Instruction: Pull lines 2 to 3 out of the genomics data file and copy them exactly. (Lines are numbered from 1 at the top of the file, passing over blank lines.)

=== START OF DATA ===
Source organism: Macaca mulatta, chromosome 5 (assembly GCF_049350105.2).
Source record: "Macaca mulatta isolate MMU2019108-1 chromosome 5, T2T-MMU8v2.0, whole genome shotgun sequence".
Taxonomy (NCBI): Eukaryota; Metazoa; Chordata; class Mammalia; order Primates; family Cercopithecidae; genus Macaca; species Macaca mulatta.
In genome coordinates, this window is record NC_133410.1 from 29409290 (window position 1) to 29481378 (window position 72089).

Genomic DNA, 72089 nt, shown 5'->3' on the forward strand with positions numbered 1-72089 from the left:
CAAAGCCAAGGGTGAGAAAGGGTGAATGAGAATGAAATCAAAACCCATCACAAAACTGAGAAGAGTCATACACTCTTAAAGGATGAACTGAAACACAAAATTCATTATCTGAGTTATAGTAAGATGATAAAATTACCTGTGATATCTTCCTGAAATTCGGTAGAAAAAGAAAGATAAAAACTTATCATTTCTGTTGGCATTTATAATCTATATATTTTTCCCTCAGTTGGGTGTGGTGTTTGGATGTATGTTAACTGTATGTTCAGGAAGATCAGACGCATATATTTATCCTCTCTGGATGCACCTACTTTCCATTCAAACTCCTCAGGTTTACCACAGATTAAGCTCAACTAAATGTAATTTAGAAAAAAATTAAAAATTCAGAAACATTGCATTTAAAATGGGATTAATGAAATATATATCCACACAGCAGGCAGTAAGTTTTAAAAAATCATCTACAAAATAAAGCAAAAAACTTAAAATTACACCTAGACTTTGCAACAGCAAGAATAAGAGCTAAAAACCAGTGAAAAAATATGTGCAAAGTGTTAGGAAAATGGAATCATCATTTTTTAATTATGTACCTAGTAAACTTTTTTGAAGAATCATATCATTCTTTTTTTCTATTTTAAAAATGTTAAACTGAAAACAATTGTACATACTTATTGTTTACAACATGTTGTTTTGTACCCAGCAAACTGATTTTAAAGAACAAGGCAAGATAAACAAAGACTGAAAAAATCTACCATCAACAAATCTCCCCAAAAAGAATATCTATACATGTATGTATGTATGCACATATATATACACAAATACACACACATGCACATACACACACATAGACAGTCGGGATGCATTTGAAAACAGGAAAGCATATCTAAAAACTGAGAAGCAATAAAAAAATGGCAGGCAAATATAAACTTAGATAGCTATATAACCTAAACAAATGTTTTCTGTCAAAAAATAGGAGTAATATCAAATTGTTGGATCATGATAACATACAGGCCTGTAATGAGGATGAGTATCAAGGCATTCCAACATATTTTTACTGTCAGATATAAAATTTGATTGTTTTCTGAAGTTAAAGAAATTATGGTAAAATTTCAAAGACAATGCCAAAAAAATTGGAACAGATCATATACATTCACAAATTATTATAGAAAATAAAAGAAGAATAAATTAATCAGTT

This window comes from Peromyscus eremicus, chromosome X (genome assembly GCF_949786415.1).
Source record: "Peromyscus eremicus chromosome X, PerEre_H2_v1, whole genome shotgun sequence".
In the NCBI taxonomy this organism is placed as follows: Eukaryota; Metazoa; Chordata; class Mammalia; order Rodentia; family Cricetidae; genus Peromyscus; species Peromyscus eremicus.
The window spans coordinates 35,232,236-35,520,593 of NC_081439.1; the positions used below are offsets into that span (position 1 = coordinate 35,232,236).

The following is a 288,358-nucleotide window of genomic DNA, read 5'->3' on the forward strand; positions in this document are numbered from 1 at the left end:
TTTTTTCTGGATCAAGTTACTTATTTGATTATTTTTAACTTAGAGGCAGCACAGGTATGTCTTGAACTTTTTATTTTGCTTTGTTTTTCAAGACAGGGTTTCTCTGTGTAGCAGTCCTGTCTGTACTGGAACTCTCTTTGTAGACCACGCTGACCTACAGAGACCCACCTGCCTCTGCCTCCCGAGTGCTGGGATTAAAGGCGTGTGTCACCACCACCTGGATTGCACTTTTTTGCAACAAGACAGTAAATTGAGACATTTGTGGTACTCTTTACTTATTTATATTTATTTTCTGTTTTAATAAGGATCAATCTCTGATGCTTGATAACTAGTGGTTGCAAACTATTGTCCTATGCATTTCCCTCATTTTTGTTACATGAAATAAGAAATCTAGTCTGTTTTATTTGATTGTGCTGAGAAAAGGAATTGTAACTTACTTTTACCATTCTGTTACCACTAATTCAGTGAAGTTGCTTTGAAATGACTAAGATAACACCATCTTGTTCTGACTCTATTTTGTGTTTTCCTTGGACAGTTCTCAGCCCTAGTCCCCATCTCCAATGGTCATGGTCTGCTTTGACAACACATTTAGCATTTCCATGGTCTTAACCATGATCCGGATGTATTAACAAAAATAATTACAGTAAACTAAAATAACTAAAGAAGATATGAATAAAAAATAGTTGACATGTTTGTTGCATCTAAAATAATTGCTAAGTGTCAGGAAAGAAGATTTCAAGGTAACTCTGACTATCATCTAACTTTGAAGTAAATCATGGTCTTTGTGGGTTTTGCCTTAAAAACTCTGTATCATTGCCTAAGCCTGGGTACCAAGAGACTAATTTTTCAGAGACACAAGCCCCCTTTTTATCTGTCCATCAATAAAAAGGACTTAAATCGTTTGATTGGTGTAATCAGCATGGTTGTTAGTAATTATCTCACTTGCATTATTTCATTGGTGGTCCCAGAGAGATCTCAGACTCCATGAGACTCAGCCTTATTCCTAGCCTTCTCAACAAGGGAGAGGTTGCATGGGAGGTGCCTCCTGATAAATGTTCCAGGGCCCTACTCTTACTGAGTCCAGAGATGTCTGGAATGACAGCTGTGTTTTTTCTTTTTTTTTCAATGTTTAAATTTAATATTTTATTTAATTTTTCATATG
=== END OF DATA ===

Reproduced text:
Source record: "Macaca mulatta isolate MMU2019108-1 chromosome 5, T2T-MMU8v2.0, whole genome shotgun sequence".
Taxonomy (NCBI): Eukaryota; Metazoa; Chordata; class Mammalia; order Primates; family Cercopithecidae; genus Macaca; species Macaca mulatta.